UK house prices: Stamp duty payments have fallen by half since George Osborne introduced reforms, but Londoners are missing out

 
Emma Haslett
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The reforms to stamp duty will affect 98.3 per cent of buyers, the study suggested (Source: Getty)

The amount property buyers are paying in stamp duty has halved since George Osborne introduced new measures aimed at making homes more affordable in the last Budget - but Londoners are massively missing out on those savings, new research has found.

A study by the Post Office and the Centre for Economics and Business Research found that under the new rules, the average amount of tax people property buyers pay on transactions has fallen to £3,653, from £8,192 before.

But the amount paid varies wildly depending on which region buyers are in. In London, stamp duty has fallen just 0.2 per cent, to £14,920 - in fact, three out of every five homes still being hit by higher rates are in the capital.

In the South East, the fall was a more respectable 31 per cent, from £10,170 to £6,950.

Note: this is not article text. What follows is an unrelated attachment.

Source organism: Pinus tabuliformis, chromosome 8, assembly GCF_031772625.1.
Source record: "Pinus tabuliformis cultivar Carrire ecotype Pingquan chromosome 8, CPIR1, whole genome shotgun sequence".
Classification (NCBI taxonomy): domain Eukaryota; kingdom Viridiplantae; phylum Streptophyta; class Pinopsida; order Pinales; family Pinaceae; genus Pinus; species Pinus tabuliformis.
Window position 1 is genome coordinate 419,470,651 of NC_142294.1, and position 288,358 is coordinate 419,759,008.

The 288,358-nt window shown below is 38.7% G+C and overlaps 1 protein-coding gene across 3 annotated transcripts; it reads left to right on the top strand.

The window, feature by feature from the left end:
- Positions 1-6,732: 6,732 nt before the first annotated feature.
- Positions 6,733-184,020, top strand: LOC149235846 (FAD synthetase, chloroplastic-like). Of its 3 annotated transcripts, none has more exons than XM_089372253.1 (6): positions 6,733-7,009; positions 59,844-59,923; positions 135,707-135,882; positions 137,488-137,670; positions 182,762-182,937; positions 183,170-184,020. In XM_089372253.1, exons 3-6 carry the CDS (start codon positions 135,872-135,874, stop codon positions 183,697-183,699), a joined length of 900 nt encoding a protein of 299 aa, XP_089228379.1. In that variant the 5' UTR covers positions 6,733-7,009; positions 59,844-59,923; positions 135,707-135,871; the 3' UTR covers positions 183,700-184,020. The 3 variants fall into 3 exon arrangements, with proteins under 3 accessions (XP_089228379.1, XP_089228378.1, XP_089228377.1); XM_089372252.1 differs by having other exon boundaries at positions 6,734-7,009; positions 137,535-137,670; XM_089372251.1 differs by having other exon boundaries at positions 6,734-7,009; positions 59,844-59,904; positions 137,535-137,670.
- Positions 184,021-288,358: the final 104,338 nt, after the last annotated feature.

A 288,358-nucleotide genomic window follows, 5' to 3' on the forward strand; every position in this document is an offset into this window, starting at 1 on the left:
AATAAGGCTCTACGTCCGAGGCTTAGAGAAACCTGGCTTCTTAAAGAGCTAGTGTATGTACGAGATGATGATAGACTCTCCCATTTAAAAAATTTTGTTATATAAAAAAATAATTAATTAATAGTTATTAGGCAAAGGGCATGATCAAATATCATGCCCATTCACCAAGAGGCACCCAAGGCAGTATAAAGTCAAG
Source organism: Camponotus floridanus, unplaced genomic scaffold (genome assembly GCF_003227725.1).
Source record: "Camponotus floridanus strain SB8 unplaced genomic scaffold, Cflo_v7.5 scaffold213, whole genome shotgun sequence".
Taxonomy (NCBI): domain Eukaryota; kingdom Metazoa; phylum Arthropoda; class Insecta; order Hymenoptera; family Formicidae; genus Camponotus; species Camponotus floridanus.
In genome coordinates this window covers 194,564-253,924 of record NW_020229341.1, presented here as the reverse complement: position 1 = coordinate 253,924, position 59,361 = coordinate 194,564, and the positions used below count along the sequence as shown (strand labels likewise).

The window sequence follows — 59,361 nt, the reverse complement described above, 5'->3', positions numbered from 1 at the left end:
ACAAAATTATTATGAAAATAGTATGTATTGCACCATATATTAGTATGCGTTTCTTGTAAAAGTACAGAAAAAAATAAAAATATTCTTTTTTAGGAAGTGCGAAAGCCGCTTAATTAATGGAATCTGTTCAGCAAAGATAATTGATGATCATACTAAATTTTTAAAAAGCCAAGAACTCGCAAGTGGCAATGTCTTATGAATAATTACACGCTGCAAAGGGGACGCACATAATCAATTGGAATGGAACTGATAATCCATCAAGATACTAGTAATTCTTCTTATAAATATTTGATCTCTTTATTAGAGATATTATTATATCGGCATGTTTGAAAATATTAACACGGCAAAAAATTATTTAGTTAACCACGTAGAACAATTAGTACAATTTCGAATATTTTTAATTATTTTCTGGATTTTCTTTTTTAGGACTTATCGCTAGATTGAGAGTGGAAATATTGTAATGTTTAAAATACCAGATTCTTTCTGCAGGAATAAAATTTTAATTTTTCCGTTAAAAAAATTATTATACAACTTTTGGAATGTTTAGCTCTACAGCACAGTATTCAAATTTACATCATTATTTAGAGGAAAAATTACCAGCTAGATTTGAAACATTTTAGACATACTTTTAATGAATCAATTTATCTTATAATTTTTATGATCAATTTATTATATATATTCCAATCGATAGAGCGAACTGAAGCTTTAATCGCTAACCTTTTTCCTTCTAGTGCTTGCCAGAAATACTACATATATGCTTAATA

The study also suggested prices across the UK will rise in the years leading up to 2020 - although at £5,750, it's unlikely to be higher than it was before the reforms were introduced.

According to the study, stamp duty had risen 319 per cent since 2004, from £1,897 to £7,832 at the end of last year, meaning the chancellor's new measures will help 98.3 per cent of all buyers.

John Willcock, Post Office Money's head of mortgages, said there was "still significant debate" about how to help more people move up the housing ladder.

"The only way we can address the affordability of housing in the UK is by continuing to find innovative solutions to the costs faced by buyers and movers," he added.

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